Zinos Books Publishes Their First Catalogue
- by Michael Stillman
Zinos Books Publishes Their First Catalogue
Zinos Books recently published their first paper catalogue. While the catalogue is new, Zinos is not. Nicholas Zinos has been selling books and manuscripts from St. Paul, Minnesota, since 2004. However, the focus is not on the heartland, nor even America. Their selections are international in scope. This 2018 Catalog features European rare and antiquarian books. The catalogue is neatly laid out by centuries. They range from the 16th to the 21st. To be even more exact, the dates go from 1525-2011. What we find here are books that are rare and often noted for their beauty. I can also add that these are mostly titles you are not likely to find anywhere else. Here are a few samples of them.
We begin with a look at the city-state of Genoa in the early 16th century. The author was Agostino Giustiniani, a native of Genoa who became Bishop of Nebbio, on Corsica. Most of his writing was religious in nature and he was familiar with leading figures in the church. As best we can tell, he was not a particularly controversial figure, though he did manage to annoy Erasmus. However, this book seriously angered Christopher Columbus' son Ferdinand. Item 3 is his Castigatissimi Annali di Genova (Annals of Genoa), published in 1537. In it, Giustiniani describes Columbus' journeys and how they represent the fulfillment of biblical writings. He claims humble Genoan origins for the Columbus family. This did not sit well with Ferdinand Columbus. Ferdinand saw his family as aristocratic, attacking what he called the twelve lies of Giustiniani. Priced at $2,500.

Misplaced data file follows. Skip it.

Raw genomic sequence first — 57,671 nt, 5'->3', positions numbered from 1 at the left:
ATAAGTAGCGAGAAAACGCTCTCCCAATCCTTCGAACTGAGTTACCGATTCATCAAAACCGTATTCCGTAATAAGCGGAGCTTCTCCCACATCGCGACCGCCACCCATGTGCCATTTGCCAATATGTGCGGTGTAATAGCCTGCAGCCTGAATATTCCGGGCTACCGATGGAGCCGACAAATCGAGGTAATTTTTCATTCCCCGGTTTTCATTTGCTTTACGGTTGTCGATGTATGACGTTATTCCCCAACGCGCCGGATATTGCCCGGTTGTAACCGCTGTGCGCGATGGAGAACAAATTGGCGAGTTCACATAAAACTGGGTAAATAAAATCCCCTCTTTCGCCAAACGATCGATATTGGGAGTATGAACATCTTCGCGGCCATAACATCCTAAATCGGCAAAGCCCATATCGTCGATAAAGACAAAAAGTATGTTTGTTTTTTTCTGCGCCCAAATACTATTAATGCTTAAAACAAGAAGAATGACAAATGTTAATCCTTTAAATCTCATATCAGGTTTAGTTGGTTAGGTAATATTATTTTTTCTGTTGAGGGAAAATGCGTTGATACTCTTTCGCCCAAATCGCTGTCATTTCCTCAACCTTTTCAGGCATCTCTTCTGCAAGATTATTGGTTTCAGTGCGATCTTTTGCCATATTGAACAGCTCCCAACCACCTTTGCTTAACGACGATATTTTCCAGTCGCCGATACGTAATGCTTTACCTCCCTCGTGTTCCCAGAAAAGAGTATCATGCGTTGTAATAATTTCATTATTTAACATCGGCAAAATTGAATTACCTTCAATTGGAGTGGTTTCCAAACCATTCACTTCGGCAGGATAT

Next we have Systeme des Contradictions Economiques or Philosophie de la Misere, by Pierre Joseph Proudhon, published in 1846. It is best known by the latter half of its title, the Philosophy of Poverty. It resulted in a strong attack from Karl Marx, cleverly titled the Poverty of Philosophy. Proudhon is seen by some as the father of anarchism. He believed labor was the source of economic value and was against private property and profits from capital. However, he also saw changes come through workers understanding the shortcomings of the current system, and thereby joining in voluntary economic collectives, avoiding government force. He foresaw this happening through their voluntary actions rather than violent revolution. While Marx was once an admirer of Proudhon's work, he found this one objectionable and attacked it savagely. I suspect you had to be there to fully understand the nature of Marx's displeasure. Item 51. $500.